Survive Your Second Pregnancy When You Have a Toddler

Pregnant woman, another woman touching her belly, and a toddler looking at smartphone

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Being pregnant can be hard work, particularly in the first trimester. Early pregnancy is known to bring out the worst in nearly everyone. Between the exhaustion and the morning sickness, there is very little left to care for another child. And yet, so many mothers manage to do it every day. What’s their secret?

Do you remember your first pregnancy? You probably napped whenever you could. Perhaps you let things slide because your partner could care for themselves. This is not so when your toddler is around. You have to be on your toes and able to take care of him rather than ​​a nap at will. This is the challenge of a subsequent pregnancy.​

Tips for Caring for a Toddler When You're Pregnant

Here are some tips for caring for a toddler when your pregnancy is getting the best of you.

Plan Accordingly

If you know that morning is your worst time as far as how you feel goes, plan to get more done at night. If you have pregnancy insomnia, this might even be more helpful to plan to get stuff done when you’re awake and maybe other people aren’t.

Shifting your schedule to meet how you feel is probably the wisest move that requires the least amount of philosophical changes.

Lower Your Standards

Remember that you are busy. You are growing another baby; you aren’t being lazy. You are truly physically feeling something that is preventing or making it difficult for you to accomplish all the tasks at hand.

Slack a bit. If it takes you two weeks to get around to changing the sheets or if you let the laundry pile up a bit, the world will not fall apart.

Revise Your Thinking

Now, we are not talking about locking yourself in your room and letting your toddler have free reign over here. But if you have previously thought that your older toddler shouldn’t watch television, maybe now is the time to allow a bit of television is helpful.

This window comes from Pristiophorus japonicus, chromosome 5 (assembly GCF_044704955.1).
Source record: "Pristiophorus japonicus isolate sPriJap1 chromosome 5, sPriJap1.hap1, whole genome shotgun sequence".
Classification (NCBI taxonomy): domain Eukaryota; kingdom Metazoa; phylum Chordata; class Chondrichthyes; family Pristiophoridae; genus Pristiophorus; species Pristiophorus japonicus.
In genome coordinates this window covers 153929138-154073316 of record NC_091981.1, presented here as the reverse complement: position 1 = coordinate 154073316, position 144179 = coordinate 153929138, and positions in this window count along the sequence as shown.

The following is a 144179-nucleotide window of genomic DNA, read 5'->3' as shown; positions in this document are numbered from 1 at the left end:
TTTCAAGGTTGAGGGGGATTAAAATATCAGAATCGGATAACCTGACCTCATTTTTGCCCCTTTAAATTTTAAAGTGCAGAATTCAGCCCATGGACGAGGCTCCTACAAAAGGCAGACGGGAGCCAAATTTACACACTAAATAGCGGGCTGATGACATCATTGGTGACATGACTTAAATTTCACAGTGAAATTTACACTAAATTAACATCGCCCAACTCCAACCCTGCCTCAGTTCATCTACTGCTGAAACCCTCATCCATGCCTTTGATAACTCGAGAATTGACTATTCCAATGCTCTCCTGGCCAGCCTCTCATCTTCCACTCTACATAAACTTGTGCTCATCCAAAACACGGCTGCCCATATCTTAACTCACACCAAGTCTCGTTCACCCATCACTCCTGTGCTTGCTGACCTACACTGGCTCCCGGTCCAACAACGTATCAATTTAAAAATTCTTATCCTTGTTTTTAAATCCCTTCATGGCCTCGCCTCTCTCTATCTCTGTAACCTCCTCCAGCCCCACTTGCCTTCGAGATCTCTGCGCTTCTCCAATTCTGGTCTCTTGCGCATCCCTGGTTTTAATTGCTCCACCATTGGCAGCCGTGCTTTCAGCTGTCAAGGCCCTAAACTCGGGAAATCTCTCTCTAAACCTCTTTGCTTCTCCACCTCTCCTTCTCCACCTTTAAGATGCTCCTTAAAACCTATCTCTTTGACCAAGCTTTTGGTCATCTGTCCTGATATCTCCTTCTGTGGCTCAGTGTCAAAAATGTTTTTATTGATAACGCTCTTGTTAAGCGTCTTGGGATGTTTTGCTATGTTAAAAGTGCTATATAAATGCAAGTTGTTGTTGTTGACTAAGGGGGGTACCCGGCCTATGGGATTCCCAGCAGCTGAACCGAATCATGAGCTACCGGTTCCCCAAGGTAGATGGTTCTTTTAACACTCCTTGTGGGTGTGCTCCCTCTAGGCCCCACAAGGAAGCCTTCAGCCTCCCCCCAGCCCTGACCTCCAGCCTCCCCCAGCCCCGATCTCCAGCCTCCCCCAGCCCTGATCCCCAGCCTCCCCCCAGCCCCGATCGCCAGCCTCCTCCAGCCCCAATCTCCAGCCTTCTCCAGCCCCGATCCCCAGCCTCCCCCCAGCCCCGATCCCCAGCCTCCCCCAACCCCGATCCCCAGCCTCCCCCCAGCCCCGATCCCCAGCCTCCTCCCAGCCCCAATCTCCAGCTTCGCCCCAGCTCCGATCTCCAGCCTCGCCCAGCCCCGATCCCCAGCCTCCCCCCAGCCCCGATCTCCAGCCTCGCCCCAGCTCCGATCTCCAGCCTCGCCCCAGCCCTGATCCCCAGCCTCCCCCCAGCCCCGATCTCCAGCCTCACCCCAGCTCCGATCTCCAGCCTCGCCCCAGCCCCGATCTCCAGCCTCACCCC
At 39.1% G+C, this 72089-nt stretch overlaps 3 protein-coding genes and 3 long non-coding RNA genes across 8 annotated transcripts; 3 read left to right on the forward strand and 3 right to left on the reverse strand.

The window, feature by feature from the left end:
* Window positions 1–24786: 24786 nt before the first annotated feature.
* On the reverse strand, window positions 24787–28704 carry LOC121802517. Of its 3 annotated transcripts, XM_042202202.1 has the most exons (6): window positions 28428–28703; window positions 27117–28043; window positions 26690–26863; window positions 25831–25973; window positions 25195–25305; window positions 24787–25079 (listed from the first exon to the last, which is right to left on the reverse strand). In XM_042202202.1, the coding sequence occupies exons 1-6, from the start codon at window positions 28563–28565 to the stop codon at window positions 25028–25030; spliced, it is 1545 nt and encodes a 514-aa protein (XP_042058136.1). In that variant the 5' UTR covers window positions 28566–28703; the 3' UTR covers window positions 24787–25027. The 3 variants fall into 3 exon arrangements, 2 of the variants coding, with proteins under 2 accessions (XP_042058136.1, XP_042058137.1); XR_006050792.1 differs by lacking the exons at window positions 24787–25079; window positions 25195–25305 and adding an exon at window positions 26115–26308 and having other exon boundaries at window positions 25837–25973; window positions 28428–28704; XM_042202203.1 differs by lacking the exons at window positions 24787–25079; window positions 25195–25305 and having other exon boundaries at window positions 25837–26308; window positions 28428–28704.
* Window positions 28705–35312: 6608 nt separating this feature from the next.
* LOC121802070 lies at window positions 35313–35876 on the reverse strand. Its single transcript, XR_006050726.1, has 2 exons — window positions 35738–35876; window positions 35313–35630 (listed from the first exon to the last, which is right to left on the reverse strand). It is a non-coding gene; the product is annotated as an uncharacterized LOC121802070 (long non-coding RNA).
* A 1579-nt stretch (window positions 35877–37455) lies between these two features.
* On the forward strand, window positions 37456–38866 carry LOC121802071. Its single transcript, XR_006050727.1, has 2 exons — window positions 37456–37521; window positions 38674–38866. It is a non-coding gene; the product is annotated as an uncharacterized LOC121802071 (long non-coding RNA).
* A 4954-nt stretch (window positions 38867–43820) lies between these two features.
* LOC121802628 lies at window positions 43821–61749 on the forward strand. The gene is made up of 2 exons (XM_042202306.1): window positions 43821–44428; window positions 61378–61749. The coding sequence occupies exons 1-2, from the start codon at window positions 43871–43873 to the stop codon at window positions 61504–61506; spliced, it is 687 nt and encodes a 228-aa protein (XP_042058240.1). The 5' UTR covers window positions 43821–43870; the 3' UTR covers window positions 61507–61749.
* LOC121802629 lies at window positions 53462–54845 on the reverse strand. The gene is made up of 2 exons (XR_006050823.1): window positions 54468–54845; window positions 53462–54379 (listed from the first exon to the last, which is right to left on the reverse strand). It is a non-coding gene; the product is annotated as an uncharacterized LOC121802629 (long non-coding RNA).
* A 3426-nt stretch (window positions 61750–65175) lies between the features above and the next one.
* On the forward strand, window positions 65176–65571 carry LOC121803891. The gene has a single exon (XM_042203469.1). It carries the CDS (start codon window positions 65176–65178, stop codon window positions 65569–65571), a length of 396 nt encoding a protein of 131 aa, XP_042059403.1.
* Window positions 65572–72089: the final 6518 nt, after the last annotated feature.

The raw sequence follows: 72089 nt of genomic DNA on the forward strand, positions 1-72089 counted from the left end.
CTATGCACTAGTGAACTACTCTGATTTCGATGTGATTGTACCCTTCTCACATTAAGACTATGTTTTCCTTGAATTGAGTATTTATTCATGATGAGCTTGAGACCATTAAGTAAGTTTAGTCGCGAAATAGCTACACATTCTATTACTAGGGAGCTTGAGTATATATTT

One mom I know would turn on a series of baby music videos, but turned the television off. When she felt a wave of nausea coming she turned the television on while she ran to the bathroom. Another mother swore by resting for a half an hour in front of a baby-friendly show with her toddler on her lap.

What could you do with something like this that wouldn’t completely change how you think or feel? Do you have a bucket of toys that were well-loved but that only came out when your toddler needed a break? What about a DVD that you could live with?

Utilize Your Resources

Perhaps it's time to lower your housekeeping standards or get help. Your partner is the obvious answer for someone to help you. Helping with additional chores, including laundry and cooking can be a big help. Though sometimes with work schedules or just how life works, this isn't a great option for whatever reason. Your friends and family might also be a place to turn to for help, particularly with some of the bigger chores.

If you have the ability, find help. This could mean that you have a friend who agrees to help you with childcare occasionally for you to get a nap in. Or it could be that you decided that now would be a good time for a mother’s day out program. Some families find that hiring a teen in the neighborhood to come over after school helps. Some use the teen for childcare while they nap or get some chores done, while others use the teen to do the chores.

You might hire a maid service, even if it’s just to come in and do the heavy lifting—the floor scrubbing and toilet scrubbing once a month. This can keep the house under control and away from a public health hazard until you feel better. You should also consider a postpartum doula.

Think Outside the Box When Caring for Yourself

Having a toddler while you're pregnant is a great chance to practice your creativity. You will have to learn to balance caring for your toddler while caring for yourself and the baby. This is sometimes a difficult lesson for parents to learn. Don't forget that taking care of you is just as important, particularly in pregnancy.

When you can, make time to do something nice for yourself, like a massage, or just a quiet hour alone in a coffee shop. Be creative when it comes to being kind to yourself. If your budget is tight, see if you can set aside five dollars a week to get a new book or music, or something that brings you pleasure and gives you a break.

Pregnancy is only 40 weeks, but sometimes it can feel like a lot longer. Remember, you will have good days and bad days. Ask for help when you need it and continue to care for yourself.

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  1. Reichner CA. Insomnia and sleep deficiency in pregnancyObstet Med. 2015;8(4):168–171. doi:10.1177/1753495X15600572